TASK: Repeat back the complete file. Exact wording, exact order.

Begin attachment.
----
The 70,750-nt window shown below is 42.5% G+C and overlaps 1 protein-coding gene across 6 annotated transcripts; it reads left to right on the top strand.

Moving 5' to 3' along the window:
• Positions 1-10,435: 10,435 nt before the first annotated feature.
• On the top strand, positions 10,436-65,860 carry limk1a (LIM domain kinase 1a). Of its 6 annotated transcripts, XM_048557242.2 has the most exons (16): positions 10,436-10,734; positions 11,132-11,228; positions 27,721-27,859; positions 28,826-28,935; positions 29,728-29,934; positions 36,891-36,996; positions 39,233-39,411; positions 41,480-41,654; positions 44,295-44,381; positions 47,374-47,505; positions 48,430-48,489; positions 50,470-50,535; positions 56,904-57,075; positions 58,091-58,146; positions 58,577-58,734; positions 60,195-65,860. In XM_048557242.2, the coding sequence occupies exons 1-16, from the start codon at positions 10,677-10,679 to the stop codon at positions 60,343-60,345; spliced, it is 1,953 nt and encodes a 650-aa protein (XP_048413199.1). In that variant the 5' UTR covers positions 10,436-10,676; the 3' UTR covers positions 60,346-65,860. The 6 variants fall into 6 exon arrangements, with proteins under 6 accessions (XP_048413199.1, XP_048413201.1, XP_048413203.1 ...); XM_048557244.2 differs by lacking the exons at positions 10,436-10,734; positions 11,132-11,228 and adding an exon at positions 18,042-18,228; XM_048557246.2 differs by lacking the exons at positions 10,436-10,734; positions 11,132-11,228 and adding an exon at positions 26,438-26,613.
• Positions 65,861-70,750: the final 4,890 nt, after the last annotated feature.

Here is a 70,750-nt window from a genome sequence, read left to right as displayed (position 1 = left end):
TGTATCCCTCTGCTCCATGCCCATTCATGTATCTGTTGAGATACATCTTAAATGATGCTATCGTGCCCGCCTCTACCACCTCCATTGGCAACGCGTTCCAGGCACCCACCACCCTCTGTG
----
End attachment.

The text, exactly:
The 70,750-nt window shown below is 42.5% G+C and overlaps 1 protein-coding gene across 6 annotated transcripts; it reads left to right on the top strand.

Moving 5' to 3' along the window:
• Positions 1-10,435: 10,435 nt before the first annotated feature.
• On the top strand, positions 10,436-65,860 carry limk1a (LIM domain kinase 1a). Of its 6 annotated transcripts, XM_048557242.2 has the most exons (16): positions 10,436-10,734; positions 11,132-11,228; positions 27,721-27,859; positions 28,826-28,935; positions 29,728-29,934; positions 36,891-36,996; positions 39,233-39,411; positions 41,480-41,654; positions 44,295-44,381; positions 47,374-47,505; positions 48,430-48,489; positions 50,470-50,535; positions 56,904-57,075; positions 58,091-58,146; positions 58,577-58,734; positions 60,195-65,860. In XM_048557242.2, the coding sequence occupies exons 1-16, from the start codon at positions 10,677-10,679 to the stop codon at positions 60,343-60,345; spliced, it is 1,953 nt and encodes a 650-aa protein (XP_048413199.1). In that variant the 5' UTR covers positions 10,436-10,676; the 3' UTR covers positions 60,346-65,860. The 6 variants fall into 6 exon arrangements, with proteins under 6 accessions (XP_048413199.1, XP_048413201.1, XP_048413203.1 ...); XM_048557244.2 differs by lacking the exons at positions 10,436-10,734; positions 11,132-11,228 and adding an exon at positions 18,042-18,228; XM_048557246.2 differs by lacking the exons at positions 10,436-10,734; positions 11,132-11,228 and adding an exon at positions 26,438-26,613.
• Positions 65,861-70,750: the final 4,890 nt, after the last annotated feature.

Here is a 70,750-nt window from a genome sequence, read left to right as displayed (position 1 = left end):
TGTATCCCTCTGCTCCATGCCCATTCATGTATCTGTTGAGATACATCTTAAATGATGCTATCGTGCCCGCCTCTACCACCTCCATTGGCAACGCGTTCCAGGCACCCACCACCCTCTGTG